For the Instagram, my follower count has been levitating right over the 190 – 200 range for a few months now, and I’d love to break that sometime soon. To be fair I haven’t been posting as regularly recently, and that has caused it to fall into the 180s, but at the same time I feel like if I have to post on there every single day I’m going to go crazy, so I’m going to at least one post every week or so. For the BDC twitter, I’m not quite sure what I want; it’s been a few months since Season 1, and so I’ve mostly been advertising my podcast and blog content on there. However, as I prep for Season 2 (which I’ll go more in detail about in the “Other Projects” section) I’ll try to post specifically BDC content. Finally, for the personal Twitter, my main goal is focused on getting the follower count up to 200. It seems to have been increasing pretty nicely by itself, so I plan on adding a bit more advertising of it to content as well as using it more actively.
In terms of big projects, another book is on the way. This will not be a compilation piece like the one released a few years back, but rather a brand new full-length piece. I don’t have much to share about this just yet since I only just finished the first round draft of planning (not writing), but I’ll put out a tentative release date of summer 2020. More information on this can be expected soon.
As I mentioned before, BDC Season 2 will be coming at some point; likely around November 2019, which will match up to about a year after Season 1. In the meantime, I plan on throwing on a few sales (or perhaps inter-Season shirts) and advertising them on the BDC twitter to try to get some more sales in. No specific milestones for this one either – just want to see what ends up cookin’.
Well, that’s all for now. As always, check out my personal Twitter for more content in the future!
It’s true; the key to success is, for the most part, hard work. But there’s a difference between working hard and doing hard work. Just because you devote a lot of time to something doesn’t inherently mean that you’re going to perform well in that category. And yet, it seems that a lot of what the modern “hustle culture” values are long hours and back-breaking work above all.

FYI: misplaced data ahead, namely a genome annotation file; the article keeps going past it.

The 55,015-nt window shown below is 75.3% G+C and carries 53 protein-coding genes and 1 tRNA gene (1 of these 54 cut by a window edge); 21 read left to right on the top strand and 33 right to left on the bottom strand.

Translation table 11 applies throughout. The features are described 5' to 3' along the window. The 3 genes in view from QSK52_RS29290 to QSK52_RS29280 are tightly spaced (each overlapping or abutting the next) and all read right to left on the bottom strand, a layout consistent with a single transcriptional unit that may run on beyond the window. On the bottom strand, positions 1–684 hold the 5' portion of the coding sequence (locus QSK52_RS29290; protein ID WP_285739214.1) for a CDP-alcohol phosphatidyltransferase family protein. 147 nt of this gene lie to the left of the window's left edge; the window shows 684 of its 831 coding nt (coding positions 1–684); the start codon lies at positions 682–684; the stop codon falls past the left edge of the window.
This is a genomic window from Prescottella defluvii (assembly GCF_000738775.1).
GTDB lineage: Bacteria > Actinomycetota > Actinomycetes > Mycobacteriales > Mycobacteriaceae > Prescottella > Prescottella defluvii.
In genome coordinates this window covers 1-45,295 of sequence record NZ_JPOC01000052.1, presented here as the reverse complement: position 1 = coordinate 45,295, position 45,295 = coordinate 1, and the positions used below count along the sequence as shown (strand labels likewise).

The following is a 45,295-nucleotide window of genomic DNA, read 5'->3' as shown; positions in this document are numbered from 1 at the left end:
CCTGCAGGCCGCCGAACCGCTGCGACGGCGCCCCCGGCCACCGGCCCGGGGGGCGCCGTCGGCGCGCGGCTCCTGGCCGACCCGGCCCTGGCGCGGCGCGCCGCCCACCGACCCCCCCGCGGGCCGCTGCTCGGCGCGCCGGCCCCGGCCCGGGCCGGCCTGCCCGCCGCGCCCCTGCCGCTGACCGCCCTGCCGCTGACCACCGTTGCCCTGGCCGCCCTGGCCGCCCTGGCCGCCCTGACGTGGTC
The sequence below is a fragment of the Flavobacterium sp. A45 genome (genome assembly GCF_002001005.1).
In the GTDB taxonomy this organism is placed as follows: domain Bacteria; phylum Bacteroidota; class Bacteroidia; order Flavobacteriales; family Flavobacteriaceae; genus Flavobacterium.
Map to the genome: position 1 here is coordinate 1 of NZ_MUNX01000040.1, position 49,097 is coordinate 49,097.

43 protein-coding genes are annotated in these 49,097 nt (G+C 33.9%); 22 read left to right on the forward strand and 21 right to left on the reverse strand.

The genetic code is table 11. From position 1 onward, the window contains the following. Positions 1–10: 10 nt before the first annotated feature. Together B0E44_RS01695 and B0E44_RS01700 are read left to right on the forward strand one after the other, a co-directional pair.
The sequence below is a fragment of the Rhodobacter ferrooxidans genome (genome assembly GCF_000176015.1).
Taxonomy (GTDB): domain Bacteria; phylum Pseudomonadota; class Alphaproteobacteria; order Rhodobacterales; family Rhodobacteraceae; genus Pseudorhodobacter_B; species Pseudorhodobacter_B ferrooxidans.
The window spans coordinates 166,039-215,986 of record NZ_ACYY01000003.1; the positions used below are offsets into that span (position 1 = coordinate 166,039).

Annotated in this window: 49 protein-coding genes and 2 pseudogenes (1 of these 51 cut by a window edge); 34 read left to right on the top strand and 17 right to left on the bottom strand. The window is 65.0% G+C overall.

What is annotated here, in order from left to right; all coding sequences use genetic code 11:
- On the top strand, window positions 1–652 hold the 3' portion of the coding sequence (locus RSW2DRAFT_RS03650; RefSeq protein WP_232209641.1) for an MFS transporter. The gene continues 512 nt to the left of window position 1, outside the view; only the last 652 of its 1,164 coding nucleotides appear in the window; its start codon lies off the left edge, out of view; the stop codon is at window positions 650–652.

If you’ve followed any startup community for long enough you’ve definitely come across the hustlers; individuals who are convinced that caffeinated 100-hour work weeks, constant social media blitzes, and product rushing are the keys to success in the modern business world. And while I can see that their heart comes from the right place and that this somewhat holds to be true, what we end up getting is a bunch of people walking around who are much more obnoxious than they are motivational. This is primarily because many of these so-called hustlers go around spewing the virtues of hustling while not really understanding anything that they’re saying.
This, I believe, comes from the commodification of “the hustle” based on individuals such as Gary Vaynerchuk and company. Now, I don’t actually have anything against GaryVee, and I do understand the motivational importance of his videos, but when describing the same five “hustling principles” over and over again without elaborating too much, I believe it can easily confuse people who only take those principles at their surface level without actually looking at all into “Hey, do I really need to spend 100 hours a week working on this project?” or “Hey, is answering five Quora posts a day really helping my business?”.
The problem with this I believe comes from a more intrinsic issue with people themselves. It is easier for people to just have an answer given to them rather than for them to have to say “Well, it’s more complicated than that”. People thrive on simplicity, and so if you tell them “just work a really long and stressful amount of time and you’ll reach your goals”, they’ll believe it regardless of how dumb it sounds. Now, is this innately the “hustler”’s fault? I don’t think so. But something all founders should keep in mind is that there’s no shortcut to success.